#2 Oaxaca, Mexico, March 15, 2017

Dear Everybody,

Oaxaca is really wonderful——the weather is perfect, the food is outstanding, and there are lots of artisania shops with lots of interesting things to buy. We’re both trying hard not to buy things since neither of us has room for much more! However, Burt bought a hand made bag in the exact colors of his bathroom in which to put extra towels. It was for sale at a restaurant where we had breakfast a couple of times.

Still this is Mexico and not everything works so well. The second day we managed to plug up a toilet and the oven in the stove wouldn’t light so we had to call for help from our landlady, Laura. We also have a refrig that works fine, but it’s hard to open and when you jerk it to get it open, it moves, so eventually one has to pause and push it back in place. Then the drinking water has to be purchased in big bottles. We use a pump-thing to make the water come out. It’s amazing how much we use—-for drinking and cooking.

On the way home in a taxi the other day, Burt forgot his visor cap, so when we went to Walmart’s to buy some needed housewares, we also bought him a Bogart hat to keep the sun off his head. We think it looks pretty sporty. Speaking of taxis, they are so available and quite cheap so this works out much better than renting a car.

Burt has been reading up on the seven moles of Oaxaca and attempting to learn the different chilies. In our little market that is only a few blocks from our house we saw a whole area devoted to mole ingredients.

We were also able to buy three herbs that Burt wants to get to know, as well as some squash blossoms for the chicken soup that he is making. Here you have avocado leaves, Hierba Santa, the squash blossoms, and epazote.

It’s fun to walk around the neighborhood and see what’s available. We found a laundromat a block away and made good use of that. Luckily they do all the work!  Near it is a chocolate shop—-Oaxaca is very big on grinding their own cacao beans and making world class chocolate. We stopped in after delivering our dirty laundry, rewarding ourselves with a morning hot chocolate.

On Monday we had our dinner at the Casa Oaxaca. We had looked in on this restaurant earlier and Burt had photoed the menu with his iPad. We had studied it carefully and chosen our dinner. I explained to the waiter that we wanted to order three plates, but we wanted to share each of them. No problem—-what I really like about Mexico. Wherever and whenever you are eating in a Mexican restaurant, you can have whatever you want, whenever you want it, and however you want it.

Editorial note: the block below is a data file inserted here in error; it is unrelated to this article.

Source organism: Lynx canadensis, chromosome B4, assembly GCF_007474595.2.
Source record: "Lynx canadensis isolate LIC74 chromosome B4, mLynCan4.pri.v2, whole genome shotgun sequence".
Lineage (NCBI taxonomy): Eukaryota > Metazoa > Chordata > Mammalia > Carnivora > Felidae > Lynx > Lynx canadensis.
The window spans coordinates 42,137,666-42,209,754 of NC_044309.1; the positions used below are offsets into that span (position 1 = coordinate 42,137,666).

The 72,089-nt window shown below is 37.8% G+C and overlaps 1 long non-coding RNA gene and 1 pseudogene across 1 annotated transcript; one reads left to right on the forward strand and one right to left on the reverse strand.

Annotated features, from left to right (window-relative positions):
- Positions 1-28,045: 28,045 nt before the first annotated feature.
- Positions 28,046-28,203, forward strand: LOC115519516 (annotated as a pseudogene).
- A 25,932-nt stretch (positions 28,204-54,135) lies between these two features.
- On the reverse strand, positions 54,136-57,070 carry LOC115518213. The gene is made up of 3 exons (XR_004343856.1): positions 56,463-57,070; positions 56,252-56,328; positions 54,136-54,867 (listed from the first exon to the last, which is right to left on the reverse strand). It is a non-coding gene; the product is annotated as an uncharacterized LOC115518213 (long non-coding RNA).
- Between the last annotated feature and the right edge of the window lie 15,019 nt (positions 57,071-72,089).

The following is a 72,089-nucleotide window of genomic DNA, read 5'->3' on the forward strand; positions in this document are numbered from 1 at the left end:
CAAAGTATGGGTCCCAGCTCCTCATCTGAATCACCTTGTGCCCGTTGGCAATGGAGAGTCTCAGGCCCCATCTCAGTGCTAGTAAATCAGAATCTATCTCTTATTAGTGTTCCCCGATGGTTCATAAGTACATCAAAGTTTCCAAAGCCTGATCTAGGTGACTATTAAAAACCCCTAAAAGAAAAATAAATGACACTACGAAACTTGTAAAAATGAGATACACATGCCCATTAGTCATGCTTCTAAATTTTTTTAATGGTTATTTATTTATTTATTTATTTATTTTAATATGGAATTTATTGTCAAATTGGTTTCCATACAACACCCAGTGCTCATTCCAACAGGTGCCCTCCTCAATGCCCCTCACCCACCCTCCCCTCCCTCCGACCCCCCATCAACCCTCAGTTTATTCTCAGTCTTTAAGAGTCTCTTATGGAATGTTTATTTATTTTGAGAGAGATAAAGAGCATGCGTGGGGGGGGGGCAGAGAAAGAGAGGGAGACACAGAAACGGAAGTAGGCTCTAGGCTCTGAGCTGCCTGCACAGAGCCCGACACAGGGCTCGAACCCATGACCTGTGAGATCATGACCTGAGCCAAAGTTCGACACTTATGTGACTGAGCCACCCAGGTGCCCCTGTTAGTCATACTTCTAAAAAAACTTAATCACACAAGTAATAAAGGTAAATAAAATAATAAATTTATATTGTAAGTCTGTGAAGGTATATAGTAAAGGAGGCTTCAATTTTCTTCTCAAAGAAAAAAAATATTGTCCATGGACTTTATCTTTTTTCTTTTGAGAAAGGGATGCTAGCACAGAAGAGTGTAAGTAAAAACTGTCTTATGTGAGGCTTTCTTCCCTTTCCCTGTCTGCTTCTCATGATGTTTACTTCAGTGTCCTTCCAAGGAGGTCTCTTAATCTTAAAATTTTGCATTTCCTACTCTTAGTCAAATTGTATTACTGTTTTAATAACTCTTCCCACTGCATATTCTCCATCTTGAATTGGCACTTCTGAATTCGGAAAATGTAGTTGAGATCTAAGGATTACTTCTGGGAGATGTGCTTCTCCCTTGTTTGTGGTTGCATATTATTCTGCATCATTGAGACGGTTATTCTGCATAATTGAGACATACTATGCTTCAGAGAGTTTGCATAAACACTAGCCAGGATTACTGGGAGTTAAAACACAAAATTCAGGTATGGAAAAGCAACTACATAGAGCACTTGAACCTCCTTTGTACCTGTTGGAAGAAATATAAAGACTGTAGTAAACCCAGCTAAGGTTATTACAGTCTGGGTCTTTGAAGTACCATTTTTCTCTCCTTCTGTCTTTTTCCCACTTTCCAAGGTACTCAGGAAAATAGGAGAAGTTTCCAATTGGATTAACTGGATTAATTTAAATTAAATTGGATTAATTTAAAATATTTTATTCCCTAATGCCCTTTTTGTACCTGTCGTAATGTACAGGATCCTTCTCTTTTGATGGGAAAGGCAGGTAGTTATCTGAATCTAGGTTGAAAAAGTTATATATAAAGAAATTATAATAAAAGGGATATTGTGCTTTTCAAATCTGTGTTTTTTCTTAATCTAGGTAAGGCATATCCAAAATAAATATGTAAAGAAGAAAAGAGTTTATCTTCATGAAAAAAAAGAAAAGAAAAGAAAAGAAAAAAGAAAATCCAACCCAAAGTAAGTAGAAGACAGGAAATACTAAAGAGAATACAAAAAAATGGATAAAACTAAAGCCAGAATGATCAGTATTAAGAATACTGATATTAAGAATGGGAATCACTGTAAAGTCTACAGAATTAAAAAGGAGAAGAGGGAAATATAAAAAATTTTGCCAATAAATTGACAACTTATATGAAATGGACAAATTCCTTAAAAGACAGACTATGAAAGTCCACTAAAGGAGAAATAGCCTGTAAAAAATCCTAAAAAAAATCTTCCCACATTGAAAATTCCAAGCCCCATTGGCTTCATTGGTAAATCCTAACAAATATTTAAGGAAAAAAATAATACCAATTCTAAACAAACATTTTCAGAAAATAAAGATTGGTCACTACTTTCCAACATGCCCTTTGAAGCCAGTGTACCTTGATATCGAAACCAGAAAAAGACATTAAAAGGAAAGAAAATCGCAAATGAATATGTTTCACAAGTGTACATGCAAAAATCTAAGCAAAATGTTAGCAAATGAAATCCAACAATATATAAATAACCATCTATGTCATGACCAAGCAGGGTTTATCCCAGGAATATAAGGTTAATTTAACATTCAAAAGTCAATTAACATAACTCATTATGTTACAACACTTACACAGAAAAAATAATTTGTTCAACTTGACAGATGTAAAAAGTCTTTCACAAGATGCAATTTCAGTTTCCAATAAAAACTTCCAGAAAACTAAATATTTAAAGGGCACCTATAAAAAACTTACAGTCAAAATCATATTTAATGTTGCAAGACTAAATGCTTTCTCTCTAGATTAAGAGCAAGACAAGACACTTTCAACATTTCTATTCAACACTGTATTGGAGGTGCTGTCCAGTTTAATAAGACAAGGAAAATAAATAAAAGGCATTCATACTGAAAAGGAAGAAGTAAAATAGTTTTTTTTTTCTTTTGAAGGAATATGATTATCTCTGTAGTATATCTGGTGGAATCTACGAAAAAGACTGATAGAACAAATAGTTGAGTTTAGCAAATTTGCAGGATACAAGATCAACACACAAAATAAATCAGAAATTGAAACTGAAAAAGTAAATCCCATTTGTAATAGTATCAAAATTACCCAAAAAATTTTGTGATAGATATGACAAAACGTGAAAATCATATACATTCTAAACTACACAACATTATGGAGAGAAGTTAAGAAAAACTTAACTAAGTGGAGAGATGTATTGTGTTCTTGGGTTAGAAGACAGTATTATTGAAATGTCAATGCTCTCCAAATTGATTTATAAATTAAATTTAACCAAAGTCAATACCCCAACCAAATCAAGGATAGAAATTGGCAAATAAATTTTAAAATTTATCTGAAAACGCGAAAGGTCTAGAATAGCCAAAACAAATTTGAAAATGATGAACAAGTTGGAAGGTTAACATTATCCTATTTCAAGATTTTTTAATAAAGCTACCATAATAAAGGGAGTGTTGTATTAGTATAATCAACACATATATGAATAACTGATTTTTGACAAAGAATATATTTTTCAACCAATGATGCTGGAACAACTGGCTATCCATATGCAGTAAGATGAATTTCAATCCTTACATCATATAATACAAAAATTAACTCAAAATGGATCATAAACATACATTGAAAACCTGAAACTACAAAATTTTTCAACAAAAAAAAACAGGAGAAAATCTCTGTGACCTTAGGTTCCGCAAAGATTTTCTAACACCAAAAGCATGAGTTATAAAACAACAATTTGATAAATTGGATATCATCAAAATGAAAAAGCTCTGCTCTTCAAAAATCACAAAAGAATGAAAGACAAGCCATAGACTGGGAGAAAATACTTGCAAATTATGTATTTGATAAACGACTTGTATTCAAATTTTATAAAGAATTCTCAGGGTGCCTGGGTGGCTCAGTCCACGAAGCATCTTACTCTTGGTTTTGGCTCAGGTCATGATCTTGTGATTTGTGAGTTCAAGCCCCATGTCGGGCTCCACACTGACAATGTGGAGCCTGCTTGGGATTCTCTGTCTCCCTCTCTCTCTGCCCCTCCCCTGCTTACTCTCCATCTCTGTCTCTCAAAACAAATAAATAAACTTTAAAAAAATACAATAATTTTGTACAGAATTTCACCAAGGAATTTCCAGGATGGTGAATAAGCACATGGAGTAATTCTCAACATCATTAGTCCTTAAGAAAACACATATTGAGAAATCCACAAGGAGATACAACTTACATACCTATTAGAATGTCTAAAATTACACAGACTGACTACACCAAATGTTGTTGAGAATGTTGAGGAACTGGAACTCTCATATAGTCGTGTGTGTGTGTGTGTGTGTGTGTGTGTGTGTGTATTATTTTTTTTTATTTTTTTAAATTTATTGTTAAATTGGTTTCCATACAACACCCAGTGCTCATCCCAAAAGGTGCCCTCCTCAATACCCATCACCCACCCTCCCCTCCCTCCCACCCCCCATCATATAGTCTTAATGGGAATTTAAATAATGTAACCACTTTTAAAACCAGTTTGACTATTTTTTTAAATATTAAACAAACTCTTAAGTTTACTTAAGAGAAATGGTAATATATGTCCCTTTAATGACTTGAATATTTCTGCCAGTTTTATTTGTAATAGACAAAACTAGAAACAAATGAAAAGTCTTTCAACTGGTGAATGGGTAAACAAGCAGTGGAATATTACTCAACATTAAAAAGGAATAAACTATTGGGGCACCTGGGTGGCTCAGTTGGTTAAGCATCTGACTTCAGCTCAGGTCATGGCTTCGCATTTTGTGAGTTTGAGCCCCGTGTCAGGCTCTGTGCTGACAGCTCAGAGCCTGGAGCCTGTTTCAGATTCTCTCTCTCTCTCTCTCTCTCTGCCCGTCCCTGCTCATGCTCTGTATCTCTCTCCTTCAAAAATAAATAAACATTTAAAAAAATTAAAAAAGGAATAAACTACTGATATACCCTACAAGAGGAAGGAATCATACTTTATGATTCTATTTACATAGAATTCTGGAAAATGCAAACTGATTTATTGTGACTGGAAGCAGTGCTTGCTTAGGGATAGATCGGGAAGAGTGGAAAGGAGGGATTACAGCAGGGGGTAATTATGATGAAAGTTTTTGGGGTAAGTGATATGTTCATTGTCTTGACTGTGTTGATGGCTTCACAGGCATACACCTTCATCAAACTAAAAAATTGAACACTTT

We started with Margaritas—-Burt had his with mescal and I had mine with tequila. His was the more interesting, and later we ordered another to share. It was quite intense——Burt says “an iodine taste like Islay Scotch.”

Then a waiter came and made a salsa to our order (picante or not so) tableside.

A tlayuda appeared, gratis,—-a crisp blue corn tostada with queso fresco (fresh cheese)—-very good.

Our first course arrived, which was a fried tostada with agave worms, grasshoppers, chicatanas ants, guacamole, onion, radish and mayonnaise infused with chicatanas ants (so said the menu).

Following, preparations were made for our second course—-a traditional fish soup served with fish, octopus, clams, mussels and shrimp but cooked with a hot stone tableside.

The third course was suckling pig——luckily a small amount as we were getting pretty full!

What a wonderful meal, a beautiful setting upstairs outside, overlooking the Church of Santo Domingo and a friendly, competent waiter. Our walk home, about six blocks, gave us a chance to digest our over-the-top dinner!

Tuesday morning we took a taxi to the HUGE Mercado Central Abastos. We walked around in it for two hours and I don’t think we covered more than a fourth of it. A young girl was butchering a beef hind——and another lady was making beef tasajo. This is when they slice beef VERY fine and when they get almost to the end, they turn it around and slice back again; they keep doing that so they wind up with one loooong piece of very thin beef, kind of like an accordion. They salt it as they go.

Of course they have all the usual produce, chickens and veggies, but we prefer to buy those at our neighborhood market. We did see a big display of all the grasshoppers, ants, and bugs, but didn’t buy any, although we bought some sal gusano and sal chapulines (salt with ground bugs)—-to put on our fruit in the mornings.

Finally we did buy some ready-made tamales to bring home to eat tonight, which Burt re-steamed, just to be sure.

On the way out, we came to the live produce market—-there were chickens, turkeys, bunnies, doves, ducks and more!

Today we had breakfast out, and what a breakfast. We started with capucinni, and then we both had Huateque, which was a dish of two fried tortillas, two eggs, ham, black beans, string cheese, and tomato sauce with some very good chili sauce (picante) to put on it. That required a walk so we walked to a supermarket, but on the way came to a nice store that had the things we wanted to buy, so we popped in there and then took a taxi home.

On our walk to the store we encountered the Rincon del Aquaducto, a 400+-year old aquaduct. At one time it brought the water supply to the city.

More adventures to come!

This entry was posted in 2017, Oaxaca, Mexico. Bookmark the permalink.

2 Responses to #2 Oaxaca, Mexico, March 15, 2017

  1. Sandy (in Denton) says:

    I love your new hairdo . . . you look like a movie star. And Burt is pretty cute.

  2. carolkiecker says:

    Thanks, Sandy. Always nice to hear from you!

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